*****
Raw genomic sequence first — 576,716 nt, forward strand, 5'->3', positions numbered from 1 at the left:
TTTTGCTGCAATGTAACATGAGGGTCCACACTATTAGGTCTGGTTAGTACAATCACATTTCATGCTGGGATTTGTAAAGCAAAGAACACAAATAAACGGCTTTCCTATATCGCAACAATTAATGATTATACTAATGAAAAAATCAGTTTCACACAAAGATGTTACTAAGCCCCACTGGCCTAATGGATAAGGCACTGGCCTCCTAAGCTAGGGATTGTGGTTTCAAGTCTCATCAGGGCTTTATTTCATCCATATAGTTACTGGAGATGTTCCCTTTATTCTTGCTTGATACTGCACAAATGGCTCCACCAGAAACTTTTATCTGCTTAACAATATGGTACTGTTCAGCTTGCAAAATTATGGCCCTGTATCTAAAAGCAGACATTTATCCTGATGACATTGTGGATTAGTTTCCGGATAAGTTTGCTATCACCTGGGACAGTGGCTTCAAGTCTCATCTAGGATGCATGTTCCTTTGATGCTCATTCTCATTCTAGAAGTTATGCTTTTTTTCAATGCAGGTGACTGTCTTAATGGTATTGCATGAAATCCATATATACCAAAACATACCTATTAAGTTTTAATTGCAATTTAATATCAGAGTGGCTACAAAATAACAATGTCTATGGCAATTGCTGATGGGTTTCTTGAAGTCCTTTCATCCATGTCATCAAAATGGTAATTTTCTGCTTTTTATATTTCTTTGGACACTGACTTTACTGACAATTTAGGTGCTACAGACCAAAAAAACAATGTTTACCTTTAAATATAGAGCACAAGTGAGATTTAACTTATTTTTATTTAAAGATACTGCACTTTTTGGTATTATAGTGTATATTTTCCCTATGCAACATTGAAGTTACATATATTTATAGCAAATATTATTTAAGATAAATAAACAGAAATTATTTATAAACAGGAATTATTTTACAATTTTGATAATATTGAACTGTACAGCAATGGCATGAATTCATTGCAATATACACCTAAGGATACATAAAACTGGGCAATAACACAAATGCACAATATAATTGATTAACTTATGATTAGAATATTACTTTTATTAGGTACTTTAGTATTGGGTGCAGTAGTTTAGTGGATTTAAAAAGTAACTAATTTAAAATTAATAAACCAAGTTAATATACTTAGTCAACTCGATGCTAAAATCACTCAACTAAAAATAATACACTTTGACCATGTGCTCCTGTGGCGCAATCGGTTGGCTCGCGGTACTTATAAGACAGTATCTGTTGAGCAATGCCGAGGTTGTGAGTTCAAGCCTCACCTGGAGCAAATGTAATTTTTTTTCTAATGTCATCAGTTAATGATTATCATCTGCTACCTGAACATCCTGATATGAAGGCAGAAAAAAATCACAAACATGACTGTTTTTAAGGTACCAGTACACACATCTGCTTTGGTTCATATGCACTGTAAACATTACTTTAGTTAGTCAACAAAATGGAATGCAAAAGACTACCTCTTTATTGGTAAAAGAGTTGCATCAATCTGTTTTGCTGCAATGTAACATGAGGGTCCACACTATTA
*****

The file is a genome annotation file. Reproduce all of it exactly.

Raw genomic sequence first — 576,716 nt, forward strand, 5'->3', positions numbered from 1 at the left:
TTTTGCTGCAATGTAACATGAGGGTCCACACTATTAGGTCTGGTTAGTACAATCACATTTCATGCTGGGATTTGTAAAGCAAAGAACACAAATAAACGGCTTTCCTATATCGCAACAATTAATGATTATACTAATGAAAAAATCAGTTTCACACAAAGATGTTACTAAGCCCCACTGGCCTAATGGATAAGGCACTGGCCTCCTAAGCTAGGGATTGTGGTTTCAAGTCTCATCAGGGCTTTATTTCATCCATATAGTTACTGGAGATGTTCCCTTTATTCTTGCTTGATACTGCACAAATGGCTCCACCAGAAACTTTTATCTGCTTAACAATATGGTACTGTTCAGCTTGCAAAATTATGGCCCTGTATCTAAAAGCAGACATTTATCCTGATGACATTGTGGATTAGTTTCCGGATAAGTTTGCTATCACCTGGGACAGTGGCTTCAAGTCTCATCTAGGATGCATGTTCCTTTGATGCTCATTCTCATTCTAGAAGTTATGCTTTTTTTCAATGCAGGTGACTGTCTTAATGGTATTGCATGAAATCCATATATACCAAAACATACCTATTAAGTTTTAATTGCAATTTAATATCAGAGTGGCTACAAAATAACAATGTCTATGGCAATTGCTGATGGGTTTCTTGAAGTCCTTTCATCCATGTCATCAAAATGGTAATTTTCTGCTTTTTATATTTCTTTGGACACTGACTTTACTGACAATTTAGGTGCTACAGACCAAAAAAACAATGTTTACCTTTAAATATAGAGCACAAGTGAGATTTAACTTATTTTTATTTAAAGATACTGCACTTTTTGGTATTATAGTGTATATTTTCCCTATGCAACATTGAAGTTACATATATTTATAGCAAATATTATTTAAGATAAATAAACAGAAATTATTTATAAACAGGAATTATTTTACAATTTTGATAATATTGAACTGTACAGCAATGGCATGAATTCATTGCAATATACACCTAAGGATACATAAAACTGGGCAATAACACAAATGCACAATATAATTGATTAACTTATGATTAGAATATTACTTTTATTAGGTACTTTAGTATTGGGTGCAGTAGTTTAGTGGATTTAAAAAGTAACTAATTTAAAATTAATAAACCAAGTTAATATACTTAGTCAACTCGATGCTAAAATCACTCAACTAAAAATAATACACTTTGACCATGTGCTCCTGTGGCGCAATCGGTTGGCTCGCGGTACTTATAAGACAGTATCTGTTGAGCAATGCCGAGGTTGTGAGTTCAAGCCTCACCTGGAGCAAATGTAATTTTTTTTCTAATGTCATCAGTTAATGATTATCATCTGCTACCTGAACATCCTGATATGAAGGCAGAAAAAAATCACAAACATGACTGTTTTTAAGGTACCAGTACACACATCTGCTTTGGTTCATATGCACTGTAAACATTACTTTAGTTAGTCAACAAAATGGAATGCAAAAGACTACCTCTTTATTGGTAAAAGAGTTGCATCAATCTGTTTTGCTGCAATGTAACATGAGGGTCCACACTATTA